Once you figure out your long-term financing strategy, you need to find (or promote from within) a person to oversee the entire money function of the organization. To truly use money as a tool, you can’t hire someone who can just write foundation grants, or someone who can just work with individual donors, or someone who can just secure government contracts. You need a single person who is thinking 100% of the time about all the ways money flows to your nonprofit. And make sure you offer enough salary to attract and retain a rockstar. It amazes me how many nonprofits expect to entice a great fundraiser by offering a salary that is comparable to someone with only a few years of experience. If you don’t have the current budget to pay a market rate, raise capacity capital to fund the first 1-2 years of the position. Once you have a great money raiser up and running, he will not only raise his own salary, but also grow your nonprofit’s overall financial engine.

3. Money Doesn’t Pervade Everyone and Everything
Finally, once you have a financing strategy and the right person to lead that strategy, then you need get everyone in the organization bought into and contributing (even in a small way) to its success — this is sometimes called creating a “culture of philanthropy.” But I would instead call it creating a “culture of mission financing,” which means every single person in the organization embraces the fact that in order to succeed in your mission, you must effectively finance that mission.  Money troubles often happen when nonprofit leadership offloads all money-raising responsibility to the Development Director. You must make sure that everyone in the organization (board and staff) understand their role in bringing money in the door. Create a culture where a staff member who doesn’t have dollar goals in her job description understands that giving donor tours, providing program outcome data, or writing thank you notes are critical to keeping the organization going. And make sure your board is trained in fundraising, has countless ideas for how each of them can contribute to the financial engine, meets a give/get requirement, and achieves specific individual and full board money goals.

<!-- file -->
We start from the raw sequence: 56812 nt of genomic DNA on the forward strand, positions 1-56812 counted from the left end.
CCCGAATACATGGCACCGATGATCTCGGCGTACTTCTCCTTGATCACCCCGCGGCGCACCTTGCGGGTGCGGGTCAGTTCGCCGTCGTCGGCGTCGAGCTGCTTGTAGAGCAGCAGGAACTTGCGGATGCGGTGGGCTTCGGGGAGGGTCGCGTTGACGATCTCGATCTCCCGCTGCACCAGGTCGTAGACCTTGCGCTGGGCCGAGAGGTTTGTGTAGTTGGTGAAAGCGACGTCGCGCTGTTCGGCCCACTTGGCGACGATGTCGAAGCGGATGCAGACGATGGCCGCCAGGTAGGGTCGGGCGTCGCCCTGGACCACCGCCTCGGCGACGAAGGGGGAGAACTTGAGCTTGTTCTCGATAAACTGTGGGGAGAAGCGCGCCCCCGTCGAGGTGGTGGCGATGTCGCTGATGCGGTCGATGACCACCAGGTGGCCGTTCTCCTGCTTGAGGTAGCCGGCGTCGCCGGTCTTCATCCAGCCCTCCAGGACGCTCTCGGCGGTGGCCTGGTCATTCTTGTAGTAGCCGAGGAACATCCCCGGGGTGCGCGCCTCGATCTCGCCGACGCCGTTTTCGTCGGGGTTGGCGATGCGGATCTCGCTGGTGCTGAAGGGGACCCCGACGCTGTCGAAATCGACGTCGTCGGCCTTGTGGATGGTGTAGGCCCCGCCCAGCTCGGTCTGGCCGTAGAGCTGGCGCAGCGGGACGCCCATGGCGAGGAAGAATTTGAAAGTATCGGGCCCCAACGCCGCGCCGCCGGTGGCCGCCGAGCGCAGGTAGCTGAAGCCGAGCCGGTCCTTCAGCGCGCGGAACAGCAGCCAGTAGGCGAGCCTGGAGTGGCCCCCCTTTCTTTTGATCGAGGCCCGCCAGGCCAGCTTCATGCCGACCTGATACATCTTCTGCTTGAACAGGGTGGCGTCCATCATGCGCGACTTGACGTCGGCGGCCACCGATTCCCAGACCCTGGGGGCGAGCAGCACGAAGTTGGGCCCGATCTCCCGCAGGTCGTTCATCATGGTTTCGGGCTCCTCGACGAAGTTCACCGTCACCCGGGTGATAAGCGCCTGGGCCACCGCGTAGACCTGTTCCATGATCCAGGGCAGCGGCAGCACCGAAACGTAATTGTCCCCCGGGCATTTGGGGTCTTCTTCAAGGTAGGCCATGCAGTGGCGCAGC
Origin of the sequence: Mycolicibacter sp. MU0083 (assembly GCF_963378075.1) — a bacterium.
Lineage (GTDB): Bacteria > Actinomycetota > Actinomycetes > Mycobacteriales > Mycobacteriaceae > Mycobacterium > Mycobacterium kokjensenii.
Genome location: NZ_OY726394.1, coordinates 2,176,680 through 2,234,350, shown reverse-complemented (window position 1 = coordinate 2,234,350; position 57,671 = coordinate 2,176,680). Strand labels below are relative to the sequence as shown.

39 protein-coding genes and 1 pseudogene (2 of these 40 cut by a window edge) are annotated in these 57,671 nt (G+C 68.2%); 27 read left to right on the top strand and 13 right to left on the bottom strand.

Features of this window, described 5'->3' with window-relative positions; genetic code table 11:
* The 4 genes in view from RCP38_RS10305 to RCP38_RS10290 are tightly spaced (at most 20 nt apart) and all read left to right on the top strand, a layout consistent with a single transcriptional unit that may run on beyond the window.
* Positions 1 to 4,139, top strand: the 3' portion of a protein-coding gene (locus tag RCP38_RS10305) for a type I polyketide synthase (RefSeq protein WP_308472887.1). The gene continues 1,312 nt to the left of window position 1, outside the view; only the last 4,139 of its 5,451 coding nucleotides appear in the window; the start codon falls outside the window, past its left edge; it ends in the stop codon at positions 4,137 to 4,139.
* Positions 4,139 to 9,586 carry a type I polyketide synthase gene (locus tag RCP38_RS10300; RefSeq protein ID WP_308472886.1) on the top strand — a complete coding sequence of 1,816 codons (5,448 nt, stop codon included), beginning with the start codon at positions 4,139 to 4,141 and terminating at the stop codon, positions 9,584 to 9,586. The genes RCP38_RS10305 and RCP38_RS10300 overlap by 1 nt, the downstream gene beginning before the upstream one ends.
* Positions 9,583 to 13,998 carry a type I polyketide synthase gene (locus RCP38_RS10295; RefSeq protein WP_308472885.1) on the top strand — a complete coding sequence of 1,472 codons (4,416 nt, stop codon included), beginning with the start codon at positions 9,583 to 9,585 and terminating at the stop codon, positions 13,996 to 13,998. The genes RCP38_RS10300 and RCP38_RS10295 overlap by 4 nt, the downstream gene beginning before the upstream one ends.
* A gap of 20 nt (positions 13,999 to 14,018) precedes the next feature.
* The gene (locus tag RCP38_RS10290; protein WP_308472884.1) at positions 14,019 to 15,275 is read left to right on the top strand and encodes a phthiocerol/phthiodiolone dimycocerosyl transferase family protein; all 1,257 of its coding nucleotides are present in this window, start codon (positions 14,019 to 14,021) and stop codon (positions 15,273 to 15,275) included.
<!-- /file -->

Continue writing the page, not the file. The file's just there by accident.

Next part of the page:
How you staff your nonprofit’s money-raising function is directly tied to how much money you will bring in the door. Therefore you must create a smart financing strategy, hire a staff leader to execute on that strategy, and create a culture of mission financing that ensures everyone plays a role in the financial engine.

If you need help figuring out what’s holding your nonprofit back from financial sustainability, check out the Financial Model Assessment I provide my clients.

Photo Credit: Tax Credits


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Understanding The Full Costs of Nonprofits: An Interview with Michael Etzel

By Nell Edgington



In this month’s Social Velocity interview, I’m talking with Michael Etzel. Michael is a partner in The Bridgespan Group, a global nonprofit organization that consults to nonprofits and philanthropists, provides leadership development support, and develops and shares insights — all with the goal of scaling social impact.

Since joining Bridgespan in 2006, Michael has focused on effectiveness across the full spectrum of social innovation financing, advising corporate, institutional, and family philanthropists and investors. Much of Michael’s work explores what it takes to use tools of innovative finance and impact investing to solve pressing social problems. His work and research in philanthropy also focuses on the question of what it takes to deliver results as a new approach to ending the nonprofit starvation cycle.